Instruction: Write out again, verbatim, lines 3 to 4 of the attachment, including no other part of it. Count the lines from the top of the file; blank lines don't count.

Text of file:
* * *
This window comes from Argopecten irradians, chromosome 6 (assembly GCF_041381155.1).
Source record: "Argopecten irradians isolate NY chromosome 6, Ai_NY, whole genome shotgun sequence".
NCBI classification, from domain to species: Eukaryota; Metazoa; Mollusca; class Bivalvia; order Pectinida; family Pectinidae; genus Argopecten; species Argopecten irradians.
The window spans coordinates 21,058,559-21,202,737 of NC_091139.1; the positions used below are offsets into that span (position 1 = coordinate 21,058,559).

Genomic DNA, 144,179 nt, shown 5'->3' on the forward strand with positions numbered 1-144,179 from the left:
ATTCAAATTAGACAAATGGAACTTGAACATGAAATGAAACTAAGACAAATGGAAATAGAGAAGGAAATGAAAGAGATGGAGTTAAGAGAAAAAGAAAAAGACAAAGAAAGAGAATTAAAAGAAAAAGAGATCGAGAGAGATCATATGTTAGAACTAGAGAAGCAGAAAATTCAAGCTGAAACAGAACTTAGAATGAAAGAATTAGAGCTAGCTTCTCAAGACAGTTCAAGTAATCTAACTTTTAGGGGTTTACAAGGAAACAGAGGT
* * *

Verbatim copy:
NCBI classification, from domain to species: Eukaryota; Metazoa; Mollusca; class Bivalvia; order Pectinida; family Pectinidae; genus Argopecten; species Argopecten irradians.
The window spans coordinates 21,058,559-21,202,737 of NC_091139.1; the positions used below are offsets into that span (position 1 = coordinate 21,058,559).